Two weeks ago, Islamic militants abducted more than 200 girls from a high school in northeastern Nigeria. The dramatic kidnapping, and the subsequent protests by Nigerians against their governments' inadequate response, has received a fair bit of coverage in the Western press (for example, here, here and here). Still, a number of commenters have complained that the story has not received enough attention. "Perhaps if the girls were on a ferry in Korea, a jet liner in the Indian Ocean, in the owner's box at a Clippers basketball game, or if they were white, we'd care more," Xeni Jardin wrote at Boing Boing, noting that at the time of her piece The New York Times had published only one reported story about the incident. Mary Elizabeth Williams at Salon speculated that the story might be "too remote" and added "Maybe it’s just that what goes on in a corner of Nigeria, however horrendous, doesn’t… make for sufficient page views and ratings."
The argument here is fairly straightforward: the Nigerian kidnapping is a major and traumatic news story. It's the sort of thing that, if the circumstances were right, could provoke a major media feeding frenzy in the West. The fact that it hasn't seems linked to American insularity and prejudice—to the fact that Nigeria is far away, that it’s not a major center of economic or strategic interest, and (as Jardin suggests) that the victims are black. As Williams acknowledges, America paying more attention to the kidnapping wouldn't necessarily "bring those girls back." But, she says, it might "put more pressure on the government to increase its efforts to find them." And, Williams argues, it might be a comfort to the parents "that they are not alone in their anger and pain."
It’s presumptuous to argue that people who have lost their children are going to be paying close attention to the frequency of headlines in the United States. Nigerian media is (as you'd expect) all over the story. Are our voices really so much more important than their voices that victims will get some sort of comfort from us that they aren't getting from their immediate neighbors?
Articles begging for more coverage of Nigeria also overlook a major truth of geopolitics: American empathy is really, really dangerous. American attention kills people. When U.S. news media and politicians start talking about how oppressed and desperate you are, people around the world know that it's time to duck and cover, because the bombs will be incoming.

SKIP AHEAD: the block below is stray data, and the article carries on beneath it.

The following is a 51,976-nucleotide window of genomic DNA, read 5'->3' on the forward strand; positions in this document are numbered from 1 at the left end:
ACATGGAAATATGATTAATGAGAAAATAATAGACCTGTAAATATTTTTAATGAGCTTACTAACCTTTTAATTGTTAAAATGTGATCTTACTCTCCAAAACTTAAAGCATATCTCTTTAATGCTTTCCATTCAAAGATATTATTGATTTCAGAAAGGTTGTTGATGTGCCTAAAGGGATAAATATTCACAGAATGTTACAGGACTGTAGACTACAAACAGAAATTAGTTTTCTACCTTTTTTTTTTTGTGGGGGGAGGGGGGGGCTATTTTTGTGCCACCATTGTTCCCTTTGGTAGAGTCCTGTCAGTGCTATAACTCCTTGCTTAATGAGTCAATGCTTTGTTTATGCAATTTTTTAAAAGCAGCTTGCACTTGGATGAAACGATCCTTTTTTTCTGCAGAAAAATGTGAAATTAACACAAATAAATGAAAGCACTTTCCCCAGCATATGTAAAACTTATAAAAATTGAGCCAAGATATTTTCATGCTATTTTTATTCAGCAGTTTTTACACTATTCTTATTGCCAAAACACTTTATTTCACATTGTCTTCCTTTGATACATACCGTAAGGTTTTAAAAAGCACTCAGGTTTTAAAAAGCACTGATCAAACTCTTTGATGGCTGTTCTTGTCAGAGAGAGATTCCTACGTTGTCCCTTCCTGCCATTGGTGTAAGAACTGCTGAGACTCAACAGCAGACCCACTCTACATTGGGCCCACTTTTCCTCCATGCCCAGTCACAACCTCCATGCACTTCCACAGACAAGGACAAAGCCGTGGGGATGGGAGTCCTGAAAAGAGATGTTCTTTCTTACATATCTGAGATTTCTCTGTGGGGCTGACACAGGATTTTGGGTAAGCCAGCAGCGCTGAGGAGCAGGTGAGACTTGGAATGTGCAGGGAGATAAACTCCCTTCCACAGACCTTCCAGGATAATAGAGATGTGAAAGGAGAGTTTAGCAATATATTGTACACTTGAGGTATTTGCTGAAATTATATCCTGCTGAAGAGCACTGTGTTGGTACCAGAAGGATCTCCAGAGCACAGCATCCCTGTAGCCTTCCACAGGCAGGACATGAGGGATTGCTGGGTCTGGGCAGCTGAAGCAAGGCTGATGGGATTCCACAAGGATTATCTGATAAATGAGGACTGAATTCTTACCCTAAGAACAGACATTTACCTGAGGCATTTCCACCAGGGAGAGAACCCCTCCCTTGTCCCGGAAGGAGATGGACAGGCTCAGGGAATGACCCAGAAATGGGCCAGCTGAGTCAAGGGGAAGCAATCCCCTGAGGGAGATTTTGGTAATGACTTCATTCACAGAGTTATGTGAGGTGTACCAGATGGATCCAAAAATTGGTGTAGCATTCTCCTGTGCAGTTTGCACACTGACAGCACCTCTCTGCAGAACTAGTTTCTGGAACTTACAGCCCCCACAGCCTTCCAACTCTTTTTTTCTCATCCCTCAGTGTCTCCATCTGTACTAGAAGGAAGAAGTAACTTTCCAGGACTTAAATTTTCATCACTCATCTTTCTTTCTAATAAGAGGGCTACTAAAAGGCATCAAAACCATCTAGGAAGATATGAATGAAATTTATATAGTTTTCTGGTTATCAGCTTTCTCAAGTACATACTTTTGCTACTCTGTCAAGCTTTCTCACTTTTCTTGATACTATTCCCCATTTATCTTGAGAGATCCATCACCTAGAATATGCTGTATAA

Iraq remains the obvious case in point. Much of the argument for the 2003 invasion was based on empathy and on our supposed sympathy for the people who lived under Saddam Hussein's regime. Christopher Hitchens, for example, wrote that he supported the war because he was "a prisoner of what I actually do know about the permanent hell, and the permanent threat, of the Saddam regime"—a formulation which rhetorically placed him in emotional solidarity with those actually imprisoned and tortured by Hussein. Along the same line, David Horowitz back in 2004 praised the invasion of Iraq on humanitarian grounds. "In four years, George Bush has liberated nearly 50 million people in two Islamic countries. He has stopped the filling of mass graves and closed down the torture chambers of an oppressive regime. He has encouraged the Iraqis and the people of Afghanistan to begin a political process that give them rights they have not enjoyed in 5,000 years. How can one not support this war?" We invade because we care. We marched into Iraq in no small part because we empathized with those who were suffering in that country.
And what's the result of all that empathy? Violence in Iraq this month was worse than it has been since 2008; bombings and attacks meant to disrupt elections have killed 881 civilians, 52 policemen, and 76 soldiers. Overall, since the beginning of the war in 2003, Iraqbodycount estimates there have been somewhere in the neighborhood of 135,000 documented deaths. Others put the total at more than 500,000. American empathy certainly wasn't the only cause of those casualties—we also justified the invasion on the grounds of national interest and our own fear. But sympathy for the victims of Saddam was one important way we mobilized support for invasion. If people in the U.S. had managed not to care about Iraqis, many of those Iraqis wouldn't have died.
When people argue that we should pay more attention to Nigeria, or wherever, it’s worth thinking about what "more attention" has meant for people in Iraq, in Afghanistan, in Libya, and even in that supposed iconic humanitarian success Kosovo. If American news media really began covering the Nigerian kidnapping, what would that mean practically? Would we have John McCain making belligerent speeches about how we are all Nigerians? Would there be bluster and ultimatums and vague talk about military options being on the table? If the kidnapping were something Americans really cared about, that would mean that politicians would care about it too—and when American politicians really care, they often start reaching for their arsenal.
Empathy in world affairs is often presented as a good in itself; we should care about people in distant places because caring about people is what good people do. Putting ourselves in other's shoes advances the cause of peace and human rights—in theory. In practice, making decisions for people on the other side of the world based on a not-especially-informed estimate doesn’t always work out so well. To paraphrase Ronald Reagan, the most frightening words in the world are often, "We're the United States, and we care deeply about you." Our empathy is a threat. From that perspective, the greatest gift we can offer Nigeria, and the rest of the world, is our indifference.
—Follow Noah Berlatsky on Twitter: @hoodedu